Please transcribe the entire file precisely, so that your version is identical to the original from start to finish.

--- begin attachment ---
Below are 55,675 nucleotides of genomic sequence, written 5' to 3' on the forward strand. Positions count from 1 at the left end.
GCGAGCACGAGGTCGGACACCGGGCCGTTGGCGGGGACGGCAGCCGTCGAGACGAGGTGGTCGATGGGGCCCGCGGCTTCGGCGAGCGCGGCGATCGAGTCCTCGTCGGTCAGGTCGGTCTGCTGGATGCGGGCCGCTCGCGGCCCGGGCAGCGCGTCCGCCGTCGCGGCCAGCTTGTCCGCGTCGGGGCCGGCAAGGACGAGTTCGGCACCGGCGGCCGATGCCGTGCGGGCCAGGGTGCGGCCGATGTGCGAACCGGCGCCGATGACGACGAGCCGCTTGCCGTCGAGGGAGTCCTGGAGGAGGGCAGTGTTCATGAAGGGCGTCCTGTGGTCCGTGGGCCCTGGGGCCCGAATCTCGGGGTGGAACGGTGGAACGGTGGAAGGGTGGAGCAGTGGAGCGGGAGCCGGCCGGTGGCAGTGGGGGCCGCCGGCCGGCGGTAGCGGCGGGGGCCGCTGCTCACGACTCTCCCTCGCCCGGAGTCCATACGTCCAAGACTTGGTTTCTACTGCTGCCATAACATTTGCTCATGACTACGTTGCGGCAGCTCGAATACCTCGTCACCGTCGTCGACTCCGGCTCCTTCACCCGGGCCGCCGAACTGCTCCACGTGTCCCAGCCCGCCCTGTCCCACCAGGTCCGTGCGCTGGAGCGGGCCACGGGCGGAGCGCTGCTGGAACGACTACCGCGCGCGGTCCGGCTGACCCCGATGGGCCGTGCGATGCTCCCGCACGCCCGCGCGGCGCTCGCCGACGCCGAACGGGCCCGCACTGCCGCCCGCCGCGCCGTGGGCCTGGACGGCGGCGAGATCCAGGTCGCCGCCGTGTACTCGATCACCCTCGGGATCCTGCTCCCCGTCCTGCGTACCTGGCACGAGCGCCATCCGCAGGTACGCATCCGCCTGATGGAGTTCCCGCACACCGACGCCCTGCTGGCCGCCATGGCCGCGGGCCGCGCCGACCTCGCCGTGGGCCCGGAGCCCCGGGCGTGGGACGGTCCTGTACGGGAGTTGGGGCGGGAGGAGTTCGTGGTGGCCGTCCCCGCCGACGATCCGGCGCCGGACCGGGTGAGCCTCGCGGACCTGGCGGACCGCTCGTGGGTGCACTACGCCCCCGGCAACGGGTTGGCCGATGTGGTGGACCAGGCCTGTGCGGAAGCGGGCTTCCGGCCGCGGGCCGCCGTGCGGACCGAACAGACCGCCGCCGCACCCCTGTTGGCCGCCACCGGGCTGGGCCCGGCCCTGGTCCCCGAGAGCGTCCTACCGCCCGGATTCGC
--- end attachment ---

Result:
Below are 55,675 nucleotides of genomic sequence, written 5' to 3' on the forward strand. Positions count from 1 at the left end.
GCGAGCACGAGGTCGGACACCGGGCCGTTGGCGGGGACGGCAGCCGTCGAGACGAGGTGGTCGATGGGGCCCGCGGCTTCGGCGAGCGCGGCGATCGAGTCCTCGTCGGTCAGGTCGGTCTGCTGGATGCGGGCCGCTCGCGGCCCGGGCAGCGCGTCCGCCGTCGCGGCCAGCTTGTCCGCGTCGGGGCCGGCAAGGACGAGTTCGGCACCGGCGGCCGATGCCGTGCGGGCCAGGGTGCGGCCGATGTGCGAACCGGCGCCGATGACGACGAGCCGCTTGCCGTCGAGGGAGTCCTGGAGGAGGGCAGTGTTCATGAAGGGCGTCCTGTGGTCCGTGGGCCCTGGGGCCCGAATCTCGGGGTGGAACGGTGGAACGGTGGAAGGGTGGAGCAGTGGAGCGGGAGCCGGCCGGTGGCAGTGGGGGCCGCCGGCCGGCGGTAGCGGCGGGGGCCGCTGCTCACGACTCTCCCTCGCCCGGAGTCCATACGTCCAAGACTTGGTTTCTACTGCTGCCATAACATTTGCTCATGACTACGTTGCGGCAGCTCGAATACCTCGTCACCGTCGTCGACTCCGGCTCCTTCACCCGGGCCGCCGAACTGCTCCACGTGTCCCAGCCCGCCCTGTCCCACCAGGTCCGTGCGCTGGAGCGGGCCACGGGCGGAGCGCTGCTGGAACGACTACCGCGCGCGGTCCGGCTGACCCCGATGGGCCGTGCGATGCTCCCGCACGCCCGCGCGGCGCTCGCCGACGCCGAACGGGCCCGCACTGCCGCCCGCCGCGCCGTGGGCCTGGACGGCGGCGAGATCCAGGTCGCCGCCGTGTACTCGATCACCCTCGGGATCCTGCTCCCCGTCCTGCGTACCTGGCACGAGCGCCATCCGCAGGTACGCATCCGCCTGATGGAGTTCCCGCACACCGACGCCCTGCTGGCCGCCATGGCCGCGGGCCGCGCCGACCTCGCCGTGGGCCCGGAGCCCCGGGCGTGGGACGGTCCTGTACGGGAGTTGGGGCGGGAGGAGTTCGTGGTGGCCGTCCCCGCCGACGATCCGGCGCCGGACCGGGTGAGCCTCGCGGACCTGGCGGACCGCTCGTGGGTGCACTACGCCCCCGGCAACGGGTTGGCCGATGTGGTGGACCAGGCCTGTGCGGAAGCGGGCTTCCGGCCGCGGGCCGCCGTGCGGACCGAACAGACCGCCGCCGCACCCCTGTTGGCCGCCACCGGGCTGGGCCCGGCCCTGGTCCCCGAGAGCGTCCTACCGCCCGGATTCGC